Anyone Who Still Thinks LinkedIn's IPO Pop Was Good Should Look At Amazon Bezos refused to be screwed. Two weeks ago, Wall Street drastically underpriced LinkedIn's IPO, costing the company and its selling shareholders about $200 million in lost proceeds. In the wake of this, many in Silicon Valley and elsewhere, including LinkedIn investor Peter Thiel, have begun to observe that IPO "pops"--a huge jump in the price of the stock on the first day of trading--are bad, not good. This is a very healthy development. A big IPO pop means that the company going public has given a huge, unwarranted gift to institutional money managers--and that gift has come right out of the pockets of the company and its selling shareholders. The company has also walked away from the IPO with much less money than it should have. Anyone Who Still Thinks LinkedIn's IPO Pop Was Good Should Look At Amazon
LinkedIn's IPO success is certainly important to the company and its backers, but the more lasting impact will be within technology at large. By Jonathan Tower, contributor In the 72 hours since LinkedIn went public, we've heard sweeping re-assessments of technology markets in general, and the prospects for consumer web/social media IPOs in particular. Did we just have a LinkedIn moment? - Term Sheet Did we just have a LinkedIn moment? - Term Sheet
Is LinkedIn the new Netscape or the new Google? Is LinkedIn the new Netscape or the new Google? This week, LinkedIn, the social network for professionals went public and many prognosticators have mentioned it being similar to the stock craze around Netscape at the beginning of the dotcom era. In order to assess if that were truly the case, I decided to run some numbers against this IPO and also run some comparisons against the Google IPO, which was another tech IPO that was seen as ludicrous at the time. Looking at the basics As frequent readers of TNL.net know, I have to a tendency to try to run some numbers before passing judgement. Oftentimes, I discover that my hunch are correct but, almost as often, I find some interesting and surprising nugget of information in the data.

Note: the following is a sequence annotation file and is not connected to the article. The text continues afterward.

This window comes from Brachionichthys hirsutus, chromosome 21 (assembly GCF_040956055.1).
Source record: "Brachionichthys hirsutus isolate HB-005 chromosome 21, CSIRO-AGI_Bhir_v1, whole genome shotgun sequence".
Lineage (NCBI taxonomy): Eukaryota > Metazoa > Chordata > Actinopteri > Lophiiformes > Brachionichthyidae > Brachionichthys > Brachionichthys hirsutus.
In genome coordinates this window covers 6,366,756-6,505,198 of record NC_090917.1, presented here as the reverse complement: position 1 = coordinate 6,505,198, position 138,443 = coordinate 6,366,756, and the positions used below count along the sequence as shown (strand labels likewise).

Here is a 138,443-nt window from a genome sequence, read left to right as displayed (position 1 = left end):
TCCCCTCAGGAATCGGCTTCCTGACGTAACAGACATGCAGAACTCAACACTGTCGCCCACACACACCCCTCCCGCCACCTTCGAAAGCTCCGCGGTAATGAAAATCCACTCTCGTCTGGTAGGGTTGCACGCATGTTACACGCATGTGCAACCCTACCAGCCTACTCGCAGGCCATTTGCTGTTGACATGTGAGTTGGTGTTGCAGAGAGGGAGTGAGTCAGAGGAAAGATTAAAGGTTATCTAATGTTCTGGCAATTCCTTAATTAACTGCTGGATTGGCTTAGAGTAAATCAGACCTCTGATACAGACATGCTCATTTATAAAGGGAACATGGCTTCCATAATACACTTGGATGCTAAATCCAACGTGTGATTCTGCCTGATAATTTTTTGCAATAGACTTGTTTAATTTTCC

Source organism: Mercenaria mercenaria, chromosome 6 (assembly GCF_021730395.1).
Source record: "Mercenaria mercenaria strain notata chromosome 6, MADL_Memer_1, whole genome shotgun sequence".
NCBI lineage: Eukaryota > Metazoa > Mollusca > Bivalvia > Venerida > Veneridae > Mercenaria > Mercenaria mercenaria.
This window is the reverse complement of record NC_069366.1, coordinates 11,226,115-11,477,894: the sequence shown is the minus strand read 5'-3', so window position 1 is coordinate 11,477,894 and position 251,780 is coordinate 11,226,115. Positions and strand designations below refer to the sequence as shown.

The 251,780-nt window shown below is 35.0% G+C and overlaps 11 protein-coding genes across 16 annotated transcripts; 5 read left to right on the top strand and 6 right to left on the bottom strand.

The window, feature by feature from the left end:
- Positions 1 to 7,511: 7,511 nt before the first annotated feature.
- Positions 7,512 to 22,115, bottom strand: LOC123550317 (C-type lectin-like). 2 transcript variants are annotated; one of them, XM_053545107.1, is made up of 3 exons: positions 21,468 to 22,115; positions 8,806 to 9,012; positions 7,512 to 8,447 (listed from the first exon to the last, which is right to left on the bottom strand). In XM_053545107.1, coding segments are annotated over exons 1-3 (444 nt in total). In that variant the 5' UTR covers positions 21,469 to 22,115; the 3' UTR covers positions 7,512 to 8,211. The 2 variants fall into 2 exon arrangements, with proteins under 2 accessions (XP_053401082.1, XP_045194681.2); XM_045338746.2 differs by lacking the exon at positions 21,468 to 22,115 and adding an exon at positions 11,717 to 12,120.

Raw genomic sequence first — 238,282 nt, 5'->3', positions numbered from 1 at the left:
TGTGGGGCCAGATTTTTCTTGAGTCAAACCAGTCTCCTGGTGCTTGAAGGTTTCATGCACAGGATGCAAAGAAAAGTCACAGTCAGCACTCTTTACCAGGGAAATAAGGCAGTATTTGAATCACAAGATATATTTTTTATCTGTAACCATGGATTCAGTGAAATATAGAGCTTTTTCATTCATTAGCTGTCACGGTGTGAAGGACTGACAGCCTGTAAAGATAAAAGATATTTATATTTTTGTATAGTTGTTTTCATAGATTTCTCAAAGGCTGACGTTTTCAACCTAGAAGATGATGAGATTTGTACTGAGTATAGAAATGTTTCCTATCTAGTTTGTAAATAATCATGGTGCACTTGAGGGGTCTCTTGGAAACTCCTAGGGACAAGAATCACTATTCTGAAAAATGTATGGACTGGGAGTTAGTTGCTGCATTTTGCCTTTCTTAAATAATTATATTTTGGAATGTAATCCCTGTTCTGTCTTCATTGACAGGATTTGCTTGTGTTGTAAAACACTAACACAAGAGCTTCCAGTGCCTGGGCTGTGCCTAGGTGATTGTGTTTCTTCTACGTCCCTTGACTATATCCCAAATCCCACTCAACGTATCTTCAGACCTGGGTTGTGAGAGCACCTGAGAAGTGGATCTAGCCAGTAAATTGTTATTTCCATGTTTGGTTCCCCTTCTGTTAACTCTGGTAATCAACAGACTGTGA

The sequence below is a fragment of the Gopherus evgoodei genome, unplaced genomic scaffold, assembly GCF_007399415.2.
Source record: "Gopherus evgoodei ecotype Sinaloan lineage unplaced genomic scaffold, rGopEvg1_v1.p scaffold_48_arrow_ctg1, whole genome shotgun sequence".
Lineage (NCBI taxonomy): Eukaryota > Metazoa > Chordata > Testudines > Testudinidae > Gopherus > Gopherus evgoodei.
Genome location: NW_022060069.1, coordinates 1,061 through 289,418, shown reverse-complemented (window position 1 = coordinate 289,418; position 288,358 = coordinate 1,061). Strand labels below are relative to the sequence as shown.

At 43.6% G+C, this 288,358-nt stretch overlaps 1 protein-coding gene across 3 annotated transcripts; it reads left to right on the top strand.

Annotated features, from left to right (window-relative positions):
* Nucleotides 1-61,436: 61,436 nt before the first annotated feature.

What LinkedIn IPO means for private markets? What LinkedIn IPO means for private markets? Over the past week, I've argued that the LinkedIn (LNKD) IPO would be the first major validation test of private secondary markets. If it had priced slightly higher than where LinkedIn shares were trading privately -- $35 per share in February and March, according to SecondMarket – then it would mean the private markets were functioning properly (i.e., discounted prices in exchange for early purchase and lack of financial disclosures). If it were to have priced lower, then secondary market buyers would have fled like Jorge Posada from the 9-spot. So yesterday's $45 per share IPO price fell into the positive validation category.
PETER THIEL: Wall Street Screwed LinkedIn, Mispriced IPO Screenshot Mad as hell and not going to take it anymore. PayPal founder and early LinkedIn and Facebook investor Peter Thiel agrees with our assessment: The Wall Street banks that took LinkedIn (LNKD) public drastically underpriced the IPO, screwing the company and its selling shareholders out of ~$200 million. PETER THIEL: Wall Street Screwed LinkedIn, Mispriced IPO
Post IPO analysis - Henry Blodget Reid Hoffman, LinkedIn founder. LinkedIn's blockbuster IPO has triggered a predictable reaction: Howls of outrage that the valuation is obviously "insane" and that we're right back in a tech bubble again. Leaving aside the broader bubble question (which I've addressed here), is the former assertion right? Is LinkedIn's valuation "obviously insane"? What's the company actually worth? Post IPO analysis - Henry Blodget
The following is written by an institutional investor who bought LinkedIn's stock (LNKD) on the IPO and is hanging on to the shares. The investor is not buying more stock at ~$100 a share, and not recommending that anyone else buy it at this level. The Bottom Line Since my original post on Monday about why I was so bullish on the impending LinkedIn IPO, I saw quite a bit of interest. A more bullish pow A more bullish pow